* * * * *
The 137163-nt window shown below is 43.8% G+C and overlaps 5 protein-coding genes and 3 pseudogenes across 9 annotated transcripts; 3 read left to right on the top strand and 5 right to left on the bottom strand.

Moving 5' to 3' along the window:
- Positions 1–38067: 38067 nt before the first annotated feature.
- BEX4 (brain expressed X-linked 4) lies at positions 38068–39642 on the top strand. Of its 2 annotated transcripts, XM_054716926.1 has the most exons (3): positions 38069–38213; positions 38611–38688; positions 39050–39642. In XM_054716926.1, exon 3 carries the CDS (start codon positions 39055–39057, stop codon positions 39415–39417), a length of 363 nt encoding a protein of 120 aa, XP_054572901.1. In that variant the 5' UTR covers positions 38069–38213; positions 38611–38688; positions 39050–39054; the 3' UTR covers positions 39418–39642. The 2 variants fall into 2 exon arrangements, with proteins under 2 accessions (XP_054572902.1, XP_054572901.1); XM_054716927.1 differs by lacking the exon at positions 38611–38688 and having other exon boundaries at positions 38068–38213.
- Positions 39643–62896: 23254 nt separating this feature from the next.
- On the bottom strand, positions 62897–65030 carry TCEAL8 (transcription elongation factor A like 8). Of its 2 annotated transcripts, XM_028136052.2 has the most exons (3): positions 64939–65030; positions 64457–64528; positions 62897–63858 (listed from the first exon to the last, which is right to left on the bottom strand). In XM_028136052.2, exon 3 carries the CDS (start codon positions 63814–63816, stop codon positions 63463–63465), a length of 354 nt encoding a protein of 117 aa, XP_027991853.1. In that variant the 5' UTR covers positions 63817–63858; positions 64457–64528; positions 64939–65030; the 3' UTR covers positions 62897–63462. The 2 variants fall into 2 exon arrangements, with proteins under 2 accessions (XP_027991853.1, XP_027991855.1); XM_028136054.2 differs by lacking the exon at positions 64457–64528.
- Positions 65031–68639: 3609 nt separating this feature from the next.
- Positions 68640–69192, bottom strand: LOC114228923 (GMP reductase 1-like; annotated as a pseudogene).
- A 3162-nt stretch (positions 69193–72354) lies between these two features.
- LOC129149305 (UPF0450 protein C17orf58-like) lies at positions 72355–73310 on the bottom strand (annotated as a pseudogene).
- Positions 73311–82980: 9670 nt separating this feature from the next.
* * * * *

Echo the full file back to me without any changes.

The 137163-nt window shown below is 43.8% G+C and overlaps 5 protein-coding genes and 3 pseudogenes across 9 annotated transcripts; 3 read left to right on the top strand and 5 right to left on the bottom strand.

Moving 5' to 3' along the window:
- Positions 1–38067: 38067 nt before the first annotated feature.
- BEX4 (brain expressed X-linked 4) lies at positions 38068–39642 on the top strand. Of its 2 annotated transcripts, XM_054716926.1 has the most exons (3): positions 38069–38213; positions 38611–38688; positions 39050–39642. In XM_054716926.1, exon 3 carries the CDS (start codon positions 39055–39057, stop codon positions 39415–39417), a length of 363 nt encoding a protein of 120 aa, XP_054572901.1. In that variant the 5' UTR covers positions 38069–38213; positions 38611–38688; positions 39050–39054; the 3' UTR covers positions 39418–39642. The 2 variants fall into 2 exon arrangements, with proteins under 2 accessions (XP_054572902.1, XP_054572901.1); XM_054716927.1 differs by lacking the exon at positions 38611–38688 and having other exon boundaries at positions 38068–38213.
- Positions 39643–62896: 23254 nt separating this feature from the next.
- On the bottom strand, positions 62897–65030 carry TCEAL8 (transcription elongation factor A like 8). Of its 2 annotated transcripts, XM_028136052.2 has the most exons (3): positions 64939–65030; positions 64457–64528; positions 62897–63858 (listed from the first exon to the last, which is right to left on the bottom strand). In XM_028136052.2, exon 3 carries the CDS (start codon positions 63814–63816, stop codon positions 63463–63465), a length of 354 nt encoding a protein of 117 aa, XP_027991853.1. In that variant the 5' UTR covers positions 63817–63858; positions 64457–64528; positions 64939–65030; the 3' UTR covers positions 62897–63462. The 2 variants fall into 2 exon arrangements, with proteins under 2 accessions (XP_027991853.1, XP_027991855.1); XM_028136054.2 differs by lacking the exon at positions 64457–64528.
- Positions 65031–68639: 3609 nt separating this feature from the next.
- Positions 68640–69192, bottom strand: LOC114228923 (GMP reductase 1-like; annotated as a pseudogene).
- A 3162-nt stretch (positions 69193–72354) lies between these two features.
- LOC129149305 (UPF0450 protein C17orf58-like) lies at positions 72355–73310 on the bottom strand (annotated as a pseudogene).
- Positions 73311–82980: 9670 nt separating this feature from the next.